And John Donovan's I'll Get There, It Better Be Worth the Trip is often cited as the first YA novel to introduce a same-sex attraction. It may be; I don't know of others. I do recall that the main character seems to write off his interactions with his friend as just adolescent experimentation.
I'm Really Dragged But Nothing Gets Me Down references the draft; unsurprising, since this was a major concern for teen males of this era.
Tuned Out is the earliest example I have of a problem novel centering around drugs.


Phoebe, by Patricia Dizenzo (1970)
An American Girl, by Patricia Dizenzo (1971)
Go Ask Alice, by Beatrice Sparks (1971)
Dinky Hocker Shoots Smack!, by M.E. Kerr (1972)
The Fog Comes on Little Pig Feet, by Rosemary Wells (1972)
The Room, by Ruth Holland (1973)
They'll Never Make a Movie Starring Me, by Alice Bach (1973)
A Hero Ain't Nothin' But a Sandwich, by Alice Childress (1973)
Trying Hard to Hear You, by Sandra Scoppettone (1974)
The Late Great Me, by Sandra Scoppettone (1976)
Confessions of a Teenage Baboon, by Paul Zindel (1977)
Happy Endings Are All Alike, by Sandra Scoppettone (1978)

The problem novel was going strong in the 1970s, and drugs were everywhere in books. Lots and lots of drugs (almost always in cautionary tales): see A Hero Ain't Nothin' But a Sandwich, Go Ask Alice, Dinky Hocker Shoots Smack!, and The Room. (The latter two, incidentally, manage to be warm and funny as well, and Dinky Hocker really only mentions drugs peripherally.) Alcoholism shows up, too (An American Girl, about growing up with an alcoholic parent; and The Late Great Me, about a teen with alcoholism). I have to say that although the problem novel eventually became a rather played-out formula, in its heyday, it produced some gripping novels.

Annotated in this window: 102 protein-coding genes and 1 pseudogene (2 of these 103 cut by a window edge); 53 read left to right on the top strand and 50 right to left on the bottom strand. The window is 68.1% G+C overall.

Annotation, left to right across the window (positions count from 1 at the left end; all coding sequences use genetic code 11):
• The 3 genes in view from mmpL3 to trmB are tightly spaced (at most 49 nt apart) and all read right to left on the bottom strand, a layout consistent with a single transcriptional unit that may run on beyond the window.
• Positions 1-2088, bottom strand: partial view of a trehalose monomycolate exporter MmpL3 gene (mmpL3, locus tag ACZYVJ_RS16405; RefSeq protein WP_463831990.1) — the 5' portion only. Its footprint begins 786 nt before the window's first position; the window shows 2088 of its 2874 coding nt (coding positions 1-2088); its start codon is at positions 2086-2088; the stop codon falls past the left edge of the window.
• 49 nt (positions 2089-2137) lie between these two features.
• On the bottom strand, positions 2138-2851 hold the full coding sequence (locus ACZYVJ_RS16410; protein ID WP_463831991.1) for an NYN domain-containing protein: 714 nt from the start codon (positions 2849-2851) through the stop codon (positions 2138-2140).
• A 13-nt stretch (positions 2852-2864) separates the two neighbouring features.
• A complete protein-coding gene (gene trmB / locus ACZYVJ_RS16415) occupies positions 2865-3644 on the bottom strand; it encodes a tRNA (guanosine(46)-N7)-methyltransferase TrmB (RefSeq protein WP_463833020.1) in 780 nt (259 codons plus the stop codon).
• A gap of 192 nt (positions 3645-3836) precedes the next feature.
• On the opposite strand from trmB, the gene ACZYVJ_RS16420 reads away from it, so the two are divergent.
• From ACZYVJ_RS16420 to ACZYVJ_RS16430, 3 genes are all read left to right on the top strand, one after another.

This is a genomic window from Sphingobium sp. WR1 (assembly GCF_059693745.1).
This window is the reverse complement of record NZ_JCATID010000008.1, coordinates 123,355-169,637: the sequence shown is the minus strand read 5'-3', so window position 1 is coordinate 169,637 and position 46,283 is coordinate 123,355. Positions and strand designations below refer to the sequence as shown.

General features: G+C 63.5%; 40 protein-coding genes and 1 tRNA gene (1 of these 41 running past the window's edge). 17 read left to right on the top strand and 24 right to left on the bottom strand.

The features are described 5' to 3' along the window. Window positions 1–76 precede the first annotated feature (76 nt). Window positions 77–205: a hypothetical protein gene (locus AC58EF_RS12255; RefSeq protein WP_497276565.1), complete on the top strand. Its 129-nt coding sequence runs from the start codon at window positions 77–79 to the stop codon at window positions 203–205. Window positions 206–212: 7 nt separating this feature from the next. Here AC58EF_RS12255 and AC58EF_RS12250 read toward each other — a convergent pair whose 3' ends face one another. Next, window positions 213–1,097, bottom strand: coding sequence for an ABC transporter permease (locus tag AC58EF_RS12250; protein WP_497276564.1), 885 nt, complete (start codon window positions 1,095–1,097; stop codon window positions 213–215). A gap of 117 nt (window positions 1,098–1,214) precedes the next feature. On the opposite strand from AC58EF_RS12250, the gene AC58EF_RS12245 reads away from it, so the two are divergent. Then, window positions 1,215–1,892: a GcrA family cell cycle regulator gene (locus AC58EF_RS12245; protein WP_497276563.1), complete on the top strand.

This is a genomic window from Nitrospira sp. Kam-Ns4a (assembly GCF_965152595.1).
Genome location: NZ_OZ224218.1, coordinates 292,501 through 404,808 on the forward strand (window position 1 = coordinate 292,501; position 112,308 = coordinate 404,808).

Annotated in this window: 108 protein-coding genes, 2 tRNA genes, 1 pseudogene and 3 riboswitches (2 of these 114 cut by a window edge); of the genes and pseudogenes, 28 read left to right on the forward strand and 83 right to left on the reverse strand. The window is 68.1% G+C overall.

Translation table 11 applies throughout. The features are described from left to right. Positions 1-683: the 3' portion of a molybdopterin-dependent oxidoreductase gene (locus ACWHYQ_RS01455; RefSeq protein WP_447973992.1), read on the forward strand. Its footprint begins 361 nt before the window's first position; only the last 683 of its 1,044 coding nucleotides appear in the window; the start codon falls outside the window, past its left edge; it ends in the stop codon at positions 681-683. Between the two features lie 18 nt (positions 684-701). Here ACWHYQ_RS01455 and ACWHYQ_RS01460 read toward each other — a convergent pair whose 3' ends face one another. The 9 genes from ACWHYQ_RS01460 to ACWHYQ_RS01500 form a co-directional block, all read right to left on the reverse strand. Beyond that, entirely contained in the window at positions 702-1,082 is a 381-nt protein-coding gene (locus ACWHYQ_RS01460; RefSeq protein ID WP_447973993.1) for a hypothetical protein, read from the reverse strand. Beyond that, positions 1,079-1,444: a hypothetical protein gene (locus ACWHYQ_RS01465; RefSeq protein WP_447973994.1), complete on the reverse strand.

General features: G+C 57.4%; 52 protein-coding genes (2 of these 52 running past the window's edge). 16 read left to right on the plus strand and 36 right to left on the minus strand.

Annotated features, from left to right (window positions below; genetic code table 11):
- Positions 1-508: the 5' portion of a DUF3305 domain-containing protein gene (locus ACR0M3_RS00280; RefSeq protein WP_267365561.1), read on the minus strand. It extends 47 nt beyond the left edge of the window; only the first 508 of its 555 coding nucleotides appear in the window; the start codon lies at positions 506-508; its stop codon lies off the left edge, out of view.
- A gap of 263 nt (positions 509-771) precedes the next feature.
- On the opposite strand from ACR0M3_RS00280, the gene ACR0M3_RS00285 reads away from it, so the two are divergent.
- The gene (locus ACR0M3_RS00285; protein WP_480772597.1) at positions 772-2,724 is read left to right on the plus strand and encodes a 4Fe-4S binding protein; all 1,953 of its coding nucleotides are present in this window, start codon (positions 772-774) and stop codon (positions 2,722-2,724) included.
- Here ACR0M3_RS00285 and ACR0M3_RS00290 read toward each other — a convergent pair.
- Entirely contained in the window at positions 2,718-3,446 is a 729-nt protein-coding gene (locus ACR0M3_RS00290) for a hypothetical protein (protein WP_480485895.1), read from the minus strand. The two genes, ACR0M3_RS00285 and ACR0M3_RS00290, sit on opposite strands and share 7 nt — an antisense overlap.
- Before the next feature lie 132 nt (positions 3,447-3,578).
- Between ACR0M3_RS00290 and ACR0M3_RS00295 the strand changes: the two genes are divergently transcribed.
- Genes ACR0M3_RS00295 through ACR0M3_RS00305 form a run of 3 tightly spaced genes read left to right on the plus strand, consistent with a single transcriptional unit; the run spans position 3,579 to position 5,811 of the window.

We also have more discussion of same-sex relationships in They'll Never Make a Movie Starring Me, Trying Hard to Hear You, and Happy Endings Are All Alike. Gay and lesbian teens may have found a glimmer of hope that the lesbian couple in Happy Endings was featured prominently on its cover, although the perils of prejudice experienced by those who dared to come out of the closet were brutally rendered in that book and in Trying Hard to Hear You.
Although 1970's Phoebe had an unplanned pregnancy, by 1973 pregnancy was no longer the obligatory outcome for a sexually active character. The main characters in the Wells and Bach books are the first female characters I can think of who actually wanted people to think they were experienced, unlike the girls of an earlier era.
Suicide--attemped or successful--is also mentioned in The Fog Comes on Little Pig Feet and Confessions of a Teenage Baboon. (Come to think of it, Zindel touched on this topic in his 1969 book, too.)